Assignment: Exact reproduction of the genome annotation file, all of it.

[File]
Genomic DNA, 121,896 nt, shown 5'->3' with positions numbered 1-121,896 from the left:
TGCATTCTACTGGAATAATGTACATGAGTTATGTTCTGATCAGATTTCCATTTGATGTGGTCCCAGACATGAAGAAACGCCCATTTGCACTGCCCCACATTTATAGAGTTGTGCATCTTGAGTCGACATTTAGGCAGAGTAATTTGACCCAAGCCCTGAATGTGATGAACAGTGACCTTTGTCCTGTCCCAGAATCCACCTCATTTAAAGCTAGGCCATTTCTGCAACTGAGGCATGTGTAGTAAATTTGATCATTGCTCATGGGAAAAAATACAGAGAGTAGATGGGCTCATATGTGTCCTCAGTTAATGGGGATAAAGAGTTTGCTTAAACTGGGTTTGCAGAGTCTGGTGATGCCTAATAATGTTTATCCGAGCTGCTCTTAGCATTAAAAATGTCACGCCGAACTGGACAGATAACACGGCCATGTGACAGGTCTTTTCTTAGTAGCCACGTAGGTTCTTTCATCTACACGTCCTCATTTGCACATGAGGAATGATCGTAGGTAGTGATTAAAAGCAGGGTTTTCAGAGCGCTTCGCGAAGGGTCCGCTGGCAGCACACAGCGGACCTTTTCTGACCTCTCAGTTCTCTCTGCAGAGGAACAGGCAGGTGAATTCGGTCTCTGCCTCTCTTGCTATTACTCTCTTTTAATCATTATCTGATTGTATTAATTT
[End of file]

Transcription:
Genomic DNA, 121,896 nt, shown 5'->3' with positions numbered 1-121,896 from the left:
TGCATTCTACTGGAATAATGTACATGAGTTATGTTCTGATCAGATTTCCATTTGATGTGGTCCCAGACATGAAGAAACGCCCATTTGCACTGCCCCACATTTATAGAGTTGTGCATCTTGAGTCGACATTTAGGCAGAGTAATTTGACCCAAGCCCTGAATGTGATGAACAGTGACCTTTGTCCTGTCCCAGAATCCACCTCATTTAAAGCTAGGCCATTTCTGCAACTGAGGCATGTGTAGTAAATTTGATCATTGCTCATGGGAAAAAATACAGAGAGTAGATGGGCTCATATGTGTCCTCAGTTAATGGGGATAAAGAGTTTGCTTAAACTGGGTTTGCAGAGTCTGGTGATGCCTAATAATGTTTATCCGAGCTGCTCTTAGCATTAAAAATGTCACGCCGAACTGGACAGATAACACGGCCATGTGACAGGTCTTTTCTTAGTAGCCACGTAGGTTCTTTCATCTACACGTCCTCATTTGCACATGAGGAATGATCGTAGGTAGTGATTAAAAGCAGGGTTTTCAGAGCGCTTCGCGAAGGGTCCGCTGGCAGCACACAGCGGACCTTTTCTGACCTCTCAGTTCTCTCTGCAGAGGAACAGGCAGGTGAATTCGGTCTCTGCCTCTCTTGCTATTACTCTCTTTTAATCATTATCTGATTGTATTAATTT